On Friday afternoon, the New York Times reported on letters sent by the New York City Department of Education to 14 yeshivas. According to the Times, which cited City officials, the news was all bad. Those yeshivas were accused of not providing “substantially equivalent’ instruction, whatever that means.
The Times ignored the fact that 7 other yeshivas were deemed just fine by the City. And we presume that the letters were far more nuanced than the Times is letting on. The new state regulations demands instruction in New York State history and constitution, and a review of a school’s teacher recruitment and hiring policies.
It matters — a lot — if a yeshiva is deemed non-equivalent for failures in those areas or if it is lacking in core subjects such as English, Math and Social Studies. And so YWN set out to find out what the City’s 14 letters said about those subjects. But the City wont give us answers.
YWN formally requested the letters on Friday, after the Times reported on them. The City has not responded. It seems like there is one set of rules for the Times and a different one for the Orthodox community.
YWN publicly demands that the City release the letters. If they are all bad — as the Times suggests — release them. If they are more balanced — as YWN suspects — release them.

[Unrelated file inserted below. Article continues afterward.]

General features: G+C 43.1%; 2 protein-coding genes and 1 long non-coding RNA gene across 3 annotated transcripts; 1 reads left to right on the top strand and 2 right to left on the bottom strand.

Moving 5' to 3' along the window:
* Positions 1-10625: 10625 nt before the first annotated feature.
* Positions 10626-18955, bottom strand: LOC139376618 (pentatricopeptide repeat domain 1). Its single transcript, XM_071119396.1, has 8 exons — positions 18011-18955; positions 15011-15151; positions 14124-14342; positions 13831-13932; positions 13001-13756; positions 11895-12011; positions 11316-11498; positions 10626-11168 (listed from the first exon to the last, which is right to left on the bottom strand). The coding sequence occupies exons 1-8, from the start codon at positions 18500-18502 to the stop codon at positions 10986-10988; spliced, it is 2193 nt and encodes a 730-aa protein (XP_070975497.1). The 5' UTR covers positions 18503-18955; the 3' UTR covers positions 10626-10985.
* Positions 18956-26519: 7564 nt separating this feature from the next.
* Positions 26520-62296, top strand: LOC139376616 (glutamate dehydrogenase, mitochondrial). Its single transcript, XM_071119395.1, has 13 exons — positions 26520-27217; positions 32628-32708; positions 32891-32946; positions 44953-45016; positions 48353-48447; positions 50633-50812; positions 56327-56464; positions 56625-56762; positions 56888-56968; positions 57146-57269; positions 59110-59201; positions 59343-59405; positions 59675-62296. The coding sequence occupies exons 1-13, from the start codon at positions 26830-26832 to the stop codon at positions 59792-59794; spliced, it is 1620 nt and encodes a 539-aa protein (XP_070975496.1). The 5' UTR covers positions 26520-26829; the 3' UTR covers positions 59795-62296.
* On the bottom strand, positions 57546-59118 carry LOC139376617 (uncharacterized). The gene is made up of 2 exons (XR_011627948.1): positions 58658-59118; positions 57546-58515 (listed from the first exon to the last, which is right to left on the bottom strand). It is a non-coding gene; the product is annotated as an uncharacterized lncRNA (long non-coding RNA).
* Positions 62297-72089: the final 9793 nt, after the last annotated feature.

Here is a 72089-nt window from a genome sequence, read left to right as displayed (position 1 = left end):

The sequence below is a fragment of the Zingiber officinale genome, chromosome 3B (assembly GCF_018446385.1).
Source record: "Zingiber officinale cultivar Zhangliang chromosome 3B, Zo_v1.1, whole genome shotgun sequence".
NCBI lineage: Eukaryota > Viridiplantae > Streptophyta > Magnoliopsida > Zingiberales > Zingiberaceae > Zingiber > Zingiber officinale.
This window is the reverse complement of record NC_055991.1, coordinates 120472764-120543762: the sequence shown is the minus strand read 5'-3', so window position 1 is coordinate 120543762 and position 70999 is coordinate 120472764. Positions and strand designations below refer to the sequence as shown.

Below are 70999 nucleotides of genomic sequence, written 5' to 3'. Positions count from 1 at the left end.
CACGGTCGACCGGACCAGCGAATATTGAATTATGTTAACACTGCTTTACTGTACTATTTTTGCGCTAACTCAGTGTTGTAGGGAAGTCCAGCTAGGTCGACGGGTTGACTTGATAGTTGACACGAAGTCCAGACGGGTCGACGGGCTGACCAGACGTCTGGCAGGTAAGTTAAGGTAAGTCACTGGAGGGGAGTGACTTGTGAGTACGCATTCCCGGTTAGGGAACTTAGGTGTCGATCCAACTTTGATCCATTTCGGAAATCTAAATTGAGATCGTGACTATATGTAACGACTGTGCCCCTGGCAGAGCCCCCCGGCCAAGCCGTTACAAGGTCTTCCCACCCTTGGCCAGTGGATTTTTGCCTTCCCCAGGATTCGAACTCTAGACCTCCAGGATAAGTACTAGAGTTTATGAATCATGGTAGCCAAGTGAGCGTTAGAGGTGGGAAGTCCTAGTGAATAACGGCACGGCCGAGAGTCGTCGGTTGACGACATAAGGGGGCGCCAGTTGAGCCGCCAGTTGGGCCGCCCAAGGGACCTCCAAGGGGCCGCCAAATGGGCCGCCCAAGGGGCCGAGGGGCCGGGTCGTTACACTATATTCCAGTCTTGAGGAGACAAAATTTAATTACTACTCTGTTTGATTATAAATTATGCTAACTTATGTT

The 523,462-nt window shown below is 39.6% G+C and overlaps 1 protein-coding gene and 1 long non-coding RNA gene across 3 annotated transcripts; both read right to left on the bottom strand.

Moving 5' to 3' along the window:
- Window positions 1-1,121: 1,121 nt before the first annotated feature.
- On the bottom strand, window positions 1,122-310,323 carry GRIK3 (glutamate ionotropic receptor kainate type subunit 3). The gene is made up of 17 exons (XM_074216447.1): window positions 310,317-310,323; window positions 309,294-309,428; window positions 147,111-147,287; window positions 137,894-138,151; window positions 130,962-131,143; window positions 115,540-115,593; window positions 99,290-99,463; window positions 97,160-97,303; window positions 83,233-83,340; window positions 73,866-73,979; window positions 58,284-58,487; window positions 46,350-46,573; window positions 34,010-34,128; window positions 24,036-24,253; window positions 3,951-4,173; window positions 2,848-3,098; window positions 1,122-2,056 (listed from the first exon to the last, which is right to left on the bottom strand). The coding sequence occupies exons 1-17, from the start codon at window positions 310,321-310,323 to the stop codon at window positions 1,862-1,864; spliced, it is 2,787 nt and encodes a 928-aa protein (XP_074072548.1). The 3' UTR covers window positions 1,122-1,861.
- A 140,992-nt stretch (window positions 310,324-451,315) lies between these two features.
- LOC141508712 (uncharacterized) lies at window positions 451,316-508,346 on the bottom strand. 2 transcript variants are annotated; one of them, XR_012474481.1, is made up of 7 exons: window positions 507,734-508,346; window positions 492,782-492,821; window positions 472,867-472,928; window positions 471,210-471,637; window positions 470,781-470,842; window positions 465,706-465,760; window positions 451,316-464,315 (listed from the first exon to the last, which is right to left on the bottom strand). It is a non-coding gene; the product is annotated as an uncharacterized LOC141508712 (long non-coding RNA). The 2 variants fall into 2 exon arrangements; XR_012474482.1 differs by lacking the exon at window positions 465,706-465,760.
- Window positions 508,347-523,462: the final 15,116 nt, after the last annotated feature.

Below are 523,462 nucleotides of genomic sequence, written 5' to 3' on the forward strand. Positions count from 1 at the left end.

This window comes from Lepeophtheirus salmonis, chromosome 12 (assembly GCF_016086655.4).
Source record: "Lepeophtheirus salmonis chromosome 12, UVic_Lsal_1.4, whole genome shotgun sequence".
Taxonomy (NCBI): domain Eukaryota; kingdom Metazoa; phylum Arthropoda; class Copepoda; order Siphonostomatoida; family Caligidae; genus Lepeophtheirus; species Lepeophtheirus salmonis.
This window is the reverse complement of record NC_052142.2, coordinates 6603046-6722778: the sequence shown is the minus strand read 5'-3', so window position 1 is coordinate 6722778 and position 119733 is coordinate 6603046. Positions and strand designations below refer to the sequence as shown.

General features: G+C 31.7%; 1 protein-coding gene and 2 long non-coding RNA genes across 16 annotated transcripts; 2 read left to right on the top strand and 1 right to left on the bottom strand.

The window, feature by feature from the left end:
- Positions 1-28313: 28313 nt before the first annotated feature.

As things stand now, the yeshiva community is getting pilloried while ít cạn’t defend itself because the City has tied its hands by not releasing the letters.
Politics makes for strange bedfellows, and so we understand why many of our mosdos to not want to publicly criticize the City. So we will give the final word to PEARLS, which has courageously lead the battle to protect yeshiva education and was the only organization to issue a public statemnt on Friday.
“PEARLS rejects the attempt to measure the efficacy of yeshiva education by applying a skewed set of technical requirements.
“Utilizing a government checklist devised and enforced by lawyers may help explain the state of public education. It is designed to obscure rather than illuminate the beauty and success of yeshiva education.
“The outcomes of yeshiva education are on display every day across New York: in the successful business and professional careers of tens of hundreds of thousands yeshiva graduates and in the law abiding and loving families they are raising here.
“Parents choose yeshiva education for their children because of the religious, moral and educational philosophy and approach of those who lead yeshivas.
“They will continue to do so, regardless of how many government lawyers try to insist that yeshiva education is best measured by checklists they devise rather than the lives yeshiva graduates lead.”
(YWN World Headquarters – NYC)